Tension in the classroom escalated as a peer and I debated over the work ethics between different social classes.

"Rich people are capable of getting whatever they wish without working for it!" A girl shouted.

My dad grew up in a middle class household and later dropped out of college. My family didn’t have much hope for what his future held. However, my dad turned the tables as he worked hard each day on his start-up business in the tourism industry.

My heart dropped into my stomach as my anger rose. I knew I had a strong counter-argument, but thought I should stay silent. I bit my tongue for awhile, but knew she had no right to believe that many successful people had everything easily given to them. As she continued to claim that other socio-economic classes were hard working but got nothing in return, I had finally heard enough.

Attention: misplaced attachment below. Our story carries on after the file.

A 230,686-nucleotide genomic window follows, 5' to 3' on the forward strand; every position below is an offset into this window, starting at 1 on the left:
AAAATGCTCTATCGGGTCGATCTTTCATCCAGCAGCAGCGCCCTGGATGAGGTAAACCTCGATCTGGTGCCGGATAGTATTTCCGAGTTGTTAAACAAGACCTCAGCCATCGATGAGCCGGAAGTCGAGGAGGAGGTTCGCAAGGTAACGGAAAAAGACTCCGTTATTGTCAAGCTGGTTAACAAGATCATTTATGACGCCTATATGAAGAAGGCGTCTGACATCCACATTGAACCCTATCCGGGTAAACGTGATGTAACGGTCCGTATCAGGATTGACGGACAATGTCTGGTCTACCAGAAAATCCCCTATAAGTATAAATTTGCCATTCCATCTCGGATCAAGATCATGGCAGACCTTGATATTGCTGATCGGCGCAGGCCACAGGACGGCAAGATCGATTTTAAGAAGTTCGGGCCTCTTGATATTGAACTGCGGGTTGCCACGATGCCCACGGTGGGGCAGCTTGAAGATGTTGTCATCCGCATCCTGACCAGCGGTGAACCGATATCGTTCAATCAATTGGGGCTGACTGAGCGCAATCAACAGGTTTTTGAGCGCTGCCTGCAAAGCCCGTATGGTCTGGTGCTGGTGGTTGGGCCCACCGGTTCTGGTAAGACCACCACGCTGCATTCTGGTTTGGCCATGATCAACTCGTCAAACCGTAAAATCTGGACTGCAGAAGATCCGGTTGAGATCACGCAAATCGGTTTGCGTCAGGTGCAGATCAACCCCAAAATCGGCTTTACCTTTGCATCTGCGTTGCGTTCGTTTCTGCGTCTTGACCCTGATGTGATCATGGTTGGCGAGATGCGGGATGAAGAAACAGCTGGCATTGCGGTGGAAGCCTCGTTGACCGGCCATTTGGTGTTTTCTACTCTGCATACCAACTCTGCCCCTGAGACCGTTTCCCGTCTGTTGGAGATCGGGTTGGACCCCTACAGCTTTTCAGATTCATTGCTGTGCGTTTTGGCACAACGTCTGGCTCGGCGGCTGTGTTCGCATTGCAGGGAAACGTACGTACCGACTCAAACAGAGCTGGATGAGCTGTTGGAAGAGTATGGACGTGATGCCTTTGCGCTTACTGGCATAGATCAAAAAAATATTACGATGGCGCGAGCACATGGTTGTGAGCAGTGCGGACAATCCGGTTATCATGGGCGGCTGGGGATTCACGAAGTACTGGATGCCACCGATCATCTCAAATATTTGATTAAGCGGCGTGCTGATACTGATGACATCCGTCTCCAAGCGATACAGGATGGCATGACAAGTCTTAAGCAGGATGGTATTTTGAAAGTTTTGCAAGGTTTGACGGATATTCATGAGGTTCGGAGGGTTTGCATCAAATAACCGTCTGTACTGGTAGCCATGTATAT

"People are rewarded depending on how hard they work, not their class,” I replied. "Many successful billionaires started at the bottom. They had to start with a dollar and work their way up. Money doesn’t grow on trees; it is worked for.”

Jessica stood speechless, unable to respond. After a few seconds, she said, "I can't get into colleges because my family doesn't have enough money unlike others, where money isn't the issue."

"How do you think they obtained the money they have?"

"I don't know."

"They were determined and worked hard. It isn't the class, it's the person. Through talent, work ethic, and intelligence, people gain wealth. It may come easier to others than yourself, but it doesn’t mean the rich never deserved what they have."

At that moment, I knew I had stood firm and changed her mindset. Silence filled the room, and Jessica seemed content with the insight she gained.

Being involved in an experience like this one taught me how many people are so quick to judge, coming to a conclusion before completely assessing an issue, and on that thought, I include myself. I too had come into a...

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